May 24: Professional Traders Never Risk More Than 2 Percent … Do You Know Why

by Dave on May 24, 2006

Studies have shown that you should never risk more than 2 percent of your float on any trade. Why 2 percent? Well, in fact, many professional traders will tell you that 2 percent is too much. They`ll risk 1 percent or even as little as a quarter of a percent on any trade. Whatever percentage you pick, the idea is to ensure that no one trade is really going to affect your trading float, positively or negatively.

Many traders don`t appreciate how powerful this rule is. By simply changing the amount of capital you risk, you can turn a system from returning 10 percent to returning a 100 percent per annum. Now, by increasing risk, and investing more in a trade, you do increase your chance for reward. However, you also end up increasing your draw down as well. You may want to do a bit of testing to fully understand the importance and the power of changing this one variable. I always recommend that you never exceed a 2 percent risk, but it can be a difficult to understand the difference that keeping your losses small can make to your trading.

Let`s look at an example of the 2 percent rule in action. If we had a trading float that was $20,000, using the 2 percent rule we set our maximum loss to be $400 on any one trade. With this maximum loss, we could have a string of 50 losses in a row before we had no more capital left to trade with. In most trading systems the chances of getting 50 losses in a row is very, very slim. However, the chances of going broke are even smaller, because when you implement the 2 percent rule correctly, the calculation is based on the current float size.

So, initially 2 percent of $20,000 is $400. However, if we experienced a loss first off, our trading float would now be worth 19,600 dollars. We then calculate 2 percent of this new value, and set our maximum loss for our next position. 2 percent of $19,600 dollars would be $392. You can see that each time we experience a loss, our next maximum loss would shrink. As our portfolio increases in size, we`re happy to take on more risk as well.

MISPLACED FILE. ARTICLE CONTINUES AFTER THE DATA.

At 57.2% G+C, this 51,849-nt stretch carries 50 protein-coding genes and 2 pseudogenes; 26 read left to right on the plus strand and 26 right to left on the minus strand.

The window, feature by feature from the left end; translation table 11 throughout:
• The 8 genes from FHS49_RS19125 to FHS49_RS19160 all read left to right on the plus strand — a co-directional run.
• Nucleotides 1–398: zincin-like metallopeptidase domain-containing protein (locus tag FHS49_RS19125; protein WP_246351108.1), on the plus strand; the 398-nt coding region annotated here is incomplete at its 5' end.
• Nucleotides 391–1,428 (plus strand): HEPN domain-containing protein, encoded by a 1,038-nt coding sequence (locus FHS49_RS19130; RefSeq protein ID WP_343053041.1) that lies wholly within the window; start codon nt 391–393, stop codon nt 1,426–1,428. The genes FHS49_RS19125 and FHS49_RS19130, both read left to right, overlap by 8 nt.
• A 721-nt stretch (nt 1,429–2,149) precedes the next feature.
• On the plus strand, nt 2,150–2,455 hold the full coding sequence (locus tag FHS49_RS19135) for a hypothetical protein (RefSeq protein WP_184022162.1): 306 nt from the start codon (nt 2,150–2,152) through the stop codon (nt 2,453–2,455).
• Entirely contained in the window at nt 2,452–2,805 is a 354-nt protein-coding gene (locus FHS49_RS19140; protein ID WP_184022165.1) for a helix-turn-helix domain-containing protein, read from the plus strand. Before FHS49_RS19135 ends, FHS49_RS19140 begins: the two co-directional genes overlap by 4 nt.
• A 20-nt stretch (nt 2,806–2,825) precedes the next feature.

I thought I`d play around with a few of the figures just to see what would happen if we had a string of six losses in a row. After receiving six losses in a row, our trading float would have decreased to only $17,717. After six successive losses, we`ve only lost $2,283. Now, that`s managing your risk.

The fact that the loss is such a small component of our trading float makes it much easier to gain back those losses. In this example, we`ve lost a little bit more than 10 percent. To gain back that loss and break even, we`ll need to make 11.1 percent. Now, imagine if we didn`t have good money management in place and we had a draw down of over 50 percent. If we have a draw down of 50 percent and we loose it, we need to make 100 percent return on our remaining capital to break even. You can begin to see the how a larger draw down makes it more difficult to recover from losses.

Novices often risk more than 2 percent. Even if you`re starting out with a small trading float, you should practice good money management. You need to position yourself so that you can endure long strings of losses, and maintain your trading system. When the market does turn around, you`ll be in the market positioned to capitalize on it`s moves. That`s what setting the maximum loss is all about, it keeps you in the market, allowing to you to keep your trading system going. If you can survive while some losses while trading, the profits will come.

This article has been extracted from David Jenyns` Trading Secrets Revealed Course. Unfortunately this course is currently sold out. To be notified if and when extra copies are released, please send us an email and we`ll let you know when you can purchase a copy of this highly recommended course. Click Here and send us an email. and be sure to mention you want to be on the `Trading Secrets Revealed Waiting List`.


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